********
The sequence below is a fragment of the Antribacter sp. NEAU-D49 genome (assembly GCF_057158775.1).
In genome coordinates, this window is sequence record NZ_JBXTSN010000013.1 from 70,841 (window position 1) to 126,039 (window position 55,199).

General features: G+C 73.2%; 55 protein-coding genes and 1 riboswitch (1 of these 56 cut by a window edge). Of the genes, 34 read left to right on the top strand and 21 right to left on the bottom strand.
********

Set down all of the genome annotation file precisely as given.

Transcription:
The sequence below is a fragment of the Antribacter sp. NEAU-D49 genome (assembly GCF_057158775.1).
In genome coordinates, this window is sequence record NZ_JBXTSN010000013.1 from 70,841 (window position 1) to 126,039 (window position 55,199).

General features: G+C 73.2%; 55 protein-coding genes and 1 riboswitch (1 of these 56 cut by a window edge). Of the genes, 34 read left to right on the top strand and 21 right to left on the bottom strand.